In the 1990s, I begged and begged my parents to buy me a Sega Genesis. The Christmas it finally arrived was legendary – I was allowed to eat turkey while playing Sonic the Hedgehog - but the months afterward grew repetitive as I, like most British 12-year-olds, couldn’t get my hands on the console’s games ($40 each - $80 in today’s money) unless I tried a Bart Simpson-style four-finger discount.
Because shoplifting was never an appealing option, my video game ‘collection’ stalled. As a result, I would spend more time covering the latest releases in my just-about-affordable computing magazines. I longed to own something more than Sonic, a motorbike fighting game and NHL Hockey. Fast forward to 2021, and I now possess not only every Sega game I want (and wanted), and I also have every Nintendo, PC and arcade machine imaginable.
It sounds like a get-rich-quick infomercial scam, but all these games are actually free. And they can be played without fiddling around with cartridges, TV sets and scart cables as they are all downloadable as ROMs which can be played through an emulator.
An emulator is a program that allows your laptop (or tablet, I own a Surface Go with Windows 10) to reproduce another computer system – a simple click on my desktop launches KEGA which replicates the Genesis’s operating system. A ROM is a copy of the data that was originally stored on a cartridge or CD. The older the game, in general, the smaller the file size of the ROM and downloading Sonic, for example, is just a few hundred of kilobytes.
The games play better using HD displays and modern chip processor speeds – especially as some older games, like Mario Kart, would become a bit jerky when the action got too hectic. But the best feature of turning your laptop into a retro games machine is that you can plug a new controller into the USB – I use a PS3 joypad – which configures easily and is far more ergonomic, responsive and intuitive to a 30-year-old controller.
You may, like me, dream of owning an actual arcade machine (an original Street Fighter 2 cabinet costs about $3,000) and an apartment large enough to house it. However, running the game through a modern computer is probably even better as you can pause, save and record your game. What’s more, older games are more suited for quick plays and are ideal for small breaks in between work. OK, I’ll admit it, this article was filed late as I was playing Sonic.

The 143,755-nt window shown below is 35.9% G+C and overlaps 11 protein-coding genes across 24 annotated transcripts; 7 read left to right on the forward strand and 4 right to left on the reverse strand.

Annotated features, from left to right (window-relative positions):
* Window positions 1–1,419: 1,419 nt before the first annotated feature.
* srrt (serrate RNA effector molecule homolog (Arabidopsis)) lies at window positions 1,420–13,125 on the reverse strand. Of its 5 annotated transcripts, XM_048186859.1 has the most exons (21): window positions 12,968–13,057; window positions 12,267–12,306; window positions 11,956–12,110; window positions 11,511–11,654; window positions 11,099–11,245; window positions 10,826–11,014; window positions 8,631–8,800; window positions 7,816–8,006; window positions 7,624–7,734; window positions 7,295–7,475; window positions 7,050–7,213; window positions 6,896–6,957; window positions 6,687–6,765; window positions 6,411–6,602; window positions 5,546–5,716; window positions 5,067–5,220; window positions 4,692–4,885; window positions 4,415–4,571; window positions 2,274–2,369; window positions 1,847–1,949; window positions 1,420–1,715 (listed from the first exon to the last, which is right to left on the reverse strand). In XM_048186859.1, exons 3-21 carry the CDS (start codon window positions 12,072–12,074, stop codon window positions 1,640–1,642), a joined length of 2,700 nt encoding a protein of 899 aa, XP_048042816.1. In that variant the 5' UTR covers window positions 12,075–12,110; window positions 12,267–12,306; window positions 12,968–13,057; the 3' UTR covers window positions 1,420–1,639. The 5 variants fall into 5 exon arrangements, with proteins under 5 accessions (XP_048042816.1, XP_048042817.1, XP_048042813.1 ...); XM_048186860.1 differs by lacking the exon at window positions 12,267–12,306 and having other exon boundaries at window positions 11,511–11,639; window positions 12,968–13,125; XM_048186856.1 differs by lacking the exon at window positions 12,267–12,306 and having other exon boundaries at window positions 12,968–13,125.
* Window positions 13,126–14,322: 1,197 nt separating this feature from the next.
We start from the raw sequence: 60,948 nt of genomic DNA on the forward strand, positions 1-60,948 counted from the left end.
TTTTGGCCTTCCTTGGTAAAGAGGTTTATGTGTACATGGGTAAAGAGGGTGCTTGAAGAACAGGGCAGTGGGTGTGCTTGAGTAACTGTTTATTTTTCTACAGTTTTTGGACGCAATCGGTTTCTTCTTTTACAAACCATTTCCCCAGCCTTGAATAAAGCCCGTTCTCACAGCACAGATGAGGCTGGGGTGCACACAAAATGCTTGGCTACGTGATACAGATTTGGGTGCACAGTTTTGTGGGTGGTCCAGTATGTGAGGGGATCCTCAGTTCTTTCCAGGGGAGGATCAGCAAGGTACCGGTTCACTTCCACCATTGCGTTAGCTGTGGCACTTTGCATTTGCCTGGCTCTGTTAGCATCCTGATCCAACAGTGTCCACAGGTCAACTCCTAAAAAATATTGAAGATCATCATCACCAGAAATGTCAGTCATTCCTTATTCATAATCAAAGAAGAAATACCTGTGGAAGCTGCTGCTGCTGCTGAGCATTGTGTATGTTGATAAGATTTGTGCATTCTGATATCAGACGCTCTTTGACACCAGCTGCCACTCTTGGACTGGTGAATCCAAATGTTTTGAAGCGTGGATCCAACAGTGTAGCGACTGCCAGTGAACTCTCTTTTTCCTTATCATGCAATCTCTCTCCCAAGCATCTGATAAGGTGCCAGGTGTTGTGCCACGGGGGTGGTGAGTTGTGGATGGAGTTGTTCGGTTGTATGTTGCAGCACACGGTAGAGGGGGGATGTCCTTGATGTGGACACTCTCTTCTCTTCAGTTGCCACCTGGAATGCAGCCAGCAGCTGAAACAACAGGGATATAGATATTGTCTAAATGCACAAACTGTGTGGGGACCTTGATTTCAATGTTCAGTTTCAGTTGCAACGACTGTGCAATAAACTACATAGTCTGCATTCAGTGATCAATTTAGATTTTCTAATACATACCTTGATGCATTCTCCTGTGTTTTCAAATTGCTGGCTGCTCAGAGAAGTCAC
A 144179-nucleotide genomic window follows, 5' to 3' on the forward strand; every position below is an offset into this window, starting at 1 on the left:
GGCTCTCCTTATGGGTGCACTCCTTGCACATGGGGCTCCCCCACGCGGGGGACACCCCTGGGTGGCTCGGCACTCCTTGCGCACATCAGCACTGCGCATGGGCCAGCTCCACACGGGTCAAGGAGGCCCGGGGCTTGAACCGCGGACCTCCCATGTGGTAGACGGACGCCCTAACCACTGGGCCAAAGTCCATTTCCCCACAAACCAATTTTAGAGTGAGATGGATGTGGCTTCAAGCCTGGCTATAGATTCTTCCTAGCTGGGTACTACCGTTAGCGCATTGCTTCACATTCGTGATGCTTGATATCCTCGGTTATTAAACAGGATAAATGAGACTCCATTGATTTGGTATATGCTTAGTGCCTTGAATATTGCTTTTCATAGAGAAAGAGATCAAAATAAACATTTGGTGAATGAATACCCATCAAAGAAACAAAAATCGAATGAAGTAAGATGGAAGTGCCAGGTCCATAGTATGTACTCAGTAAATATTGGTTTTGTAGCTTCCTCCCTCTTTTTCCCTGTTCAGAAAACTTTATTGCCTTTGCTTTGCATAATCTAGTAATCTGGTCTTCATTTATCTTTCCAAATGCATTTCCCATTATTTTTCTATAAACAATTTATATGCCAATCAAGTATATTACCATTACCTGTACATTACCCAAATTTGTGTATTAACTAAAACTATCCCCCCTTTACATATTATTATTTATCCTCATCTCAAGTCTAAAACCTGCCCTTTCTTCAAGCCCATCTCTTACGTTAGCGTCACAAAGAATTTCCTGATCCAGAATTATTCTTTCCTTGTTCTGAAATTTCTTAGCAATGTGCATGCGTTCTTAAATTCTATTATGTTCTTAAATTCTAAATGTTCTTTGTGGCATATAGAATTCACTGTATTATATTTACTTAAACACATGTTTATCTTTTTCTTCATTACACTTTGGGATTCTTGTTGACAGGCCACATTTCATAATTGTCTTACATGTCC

As you can tell my gaming sweet spot is the 90s and I write extensively about this period for publications, such as Retro Gamer, which involves me downloading a lot of pre-2000 titles. However, anyone can download ROMs for more modern machines, such as the PlayStation 2, but the file sizes will be larger (Final Fantasy X is 3.2GB). Emulating anything newer is impossible and not in the ‘spirit’ of retro gaming.
If the spirit were a codified document, then it would state: thou shall not download a game that is still in publication, so owning anything that deprives a copyright holder of some income is a big ‘no-no’. In fact downloading, say, Madden 21 is akin to getting torrents of a new film –– the file size would be huge (I honestly have never done this, but I’m sure it would be massive). But if it’s the only way to play the game – the Genesis (or Mega Drive in the UK) for example wouldn’t work on most people’s TV sets – then there isn’t really a huge legal issue.
That’s not to say it’s totally legal as Derek Bambauer, Professor of Law at the University of Arizona, where he teaches internet law and intellectual property, explains.
“If I download,” he tells me. “Metroid, and I run it on my Surface Pro using an emulator, technically that’s a copyright violation and that’s because of the process of downloading it makes a copy on the Surface Pro. You’ve got a copyrighted game and you’ve made a copy. So that’s infringement.”
But am I committing shoplifting, something that my 12-year-old self was too cowardly to do? The answer is ‘not really’ as it’s highly unlikely a company, like Nintendo or Sega, would sue an end user like me and I have a fair-use defense that I’m not depriving these firms of revenue.
“If the game is no longer available in the market,” Bambauer adds. “And you can’t get copies of it in the shops. There’s a plausible argument that what a user is doing is fair use: there’s just no financial harm to the copyright owner, especially if they don’t have any intention of releasing [the game] on new platforms or selling anniversary editions to the few people who still have old Nintendo consoles.”
And what about the legality of the emulators themselves? Does the KEGA emulator, which uses the originally Sega logo font, but with one letter change, infringe copyright? Bambauer confirms this is again very low risk to the end user as it’s pretty defendable from a trademark law standpoint.
“If you’re the person or company who has put together the emulator then your argument would be this is trademark’s version of fair use: in other words to be able to tell our consumers what kind of games this thing runs: I’ve got to use the name Sega.
“You could describe the company in other ways but it becomes like a party game.”
The worst legal recent action was a few years ago when Nintendo took to the courts to remove a few websites that used its logo and even this small move incurred the wrath of the retro gaming community – well, as much anger as a bunch of nostalgic dads could muster that is.
The outrage also shows how warmly old gamers regard computer firms, such as Nintendo and Sega, and I’m definitely in this category as playing Sonic has helped me through these tough times – the instant 90s hit is just what I need when I’m juggling childcare and work.
So if you don’t mind I’ve got a 10-minute speed date with a blue hedgehog who is obsessed with wedding rings. I think he might be the one.